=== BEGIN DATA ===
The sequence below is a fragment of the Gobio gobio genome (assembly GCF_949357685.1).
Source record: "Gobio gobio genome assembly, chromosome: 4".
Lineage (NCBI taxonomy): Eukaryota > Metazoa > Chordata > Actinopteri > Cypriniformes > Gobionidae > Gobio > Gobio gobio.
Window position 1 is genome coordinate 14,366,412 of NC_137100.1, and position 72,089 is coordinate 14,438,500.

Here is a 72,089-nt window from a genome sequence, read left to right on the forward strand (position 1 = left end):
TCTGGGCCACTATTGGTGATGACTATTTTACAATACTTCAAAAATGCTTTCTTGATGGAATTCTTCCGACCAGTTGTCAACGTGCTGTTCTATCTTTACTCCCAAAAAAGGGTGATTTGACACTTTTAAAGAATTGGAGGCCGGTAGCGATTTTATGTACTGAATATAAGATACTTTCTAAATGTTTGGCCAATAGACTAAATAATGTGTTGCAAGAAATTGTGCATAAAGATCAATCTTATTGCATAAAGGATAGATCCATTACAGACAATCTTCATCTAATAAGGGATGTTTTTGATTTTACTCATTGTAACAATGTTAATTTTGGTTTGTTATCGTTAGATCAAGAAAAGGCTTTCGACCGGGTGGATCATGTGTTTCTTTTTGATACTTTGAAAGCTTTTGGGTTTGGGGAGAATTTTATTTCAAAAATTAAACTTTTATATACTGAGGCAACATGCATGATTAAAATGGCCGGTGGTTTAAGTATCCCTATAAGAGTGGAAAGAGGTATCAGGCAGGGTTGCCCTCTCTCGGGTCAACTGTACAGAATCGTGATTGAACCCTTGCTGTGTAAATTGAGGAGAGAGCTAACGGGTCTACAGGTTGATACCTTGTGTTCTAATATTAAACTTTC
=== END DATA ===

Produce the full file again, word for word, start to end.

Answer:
The sequence below is a fragment of the Gobio gobio genome (assembly GCF_949357685.1).
Source record: "Gobio gobio genome assembly, chromosome: 4".
Lineage (NCBI taxonomy): Eukaryota > Metazoa > Chordata > Actinopteri > Cypriniformes > Gobionidae > Gobio > Gobio gobio.
Window position 1 is genome coordinate 14,366,412 of NC_137100.1, and position 72,089 is coordinate 14,438,500.

Here is a 72,089-nt window from a genome sequence, read left to right on the forward strand (position 1 = left end):
TCTGGGCCACTATTGGTGATGACTATTTTACAATACTTCAAAAATGCTTTCTTGATGGAATTCTTCCGACCAGTTGTCAACGTGCTGTTCTATCTTTACTCCCAAAAAAGGGTGATTTGACACTTTTAAAGAATTGGAGGCCGGTAGCGATTTTATGTACTGAATATAAGATACTTTCTAAATGTTTGGCCAATAGACTAAATAATGTGTTGCAAGAAATTGTGCATAAAGATCAATCTTATTGCATAAAGGATAGATCCATTACAGACAATCTTCATCTAATAAGGGATGTTTTTGATTTTACTCATTGTAACAATGTTAATTTTGGTTTGTTATCGTTAGATCAAGAAAAGGCTTTCGACCGGGTGGATCATGTGTTTCTTTTTGATACTTTGAAAGCTTTTGGGTTTGGGGAGAATTTTATTTCAAAAATTAAACTTTTATATACTGAGGCAACATGCATGATTAAAATGGCCGGTGGTTTAAGTATCCCTATAAGAGTGGAAAGAGGTATCAGGCAGGGTTGCCCTCTCTCGGGTCAACTGTACAGAATCGTGATTGAACCCTTGCTGTGTAAATTGAGGAGAGAGCTAACGGGTCTACAGGTTGATACCTTGTGTTCTAATATTAAACTTTC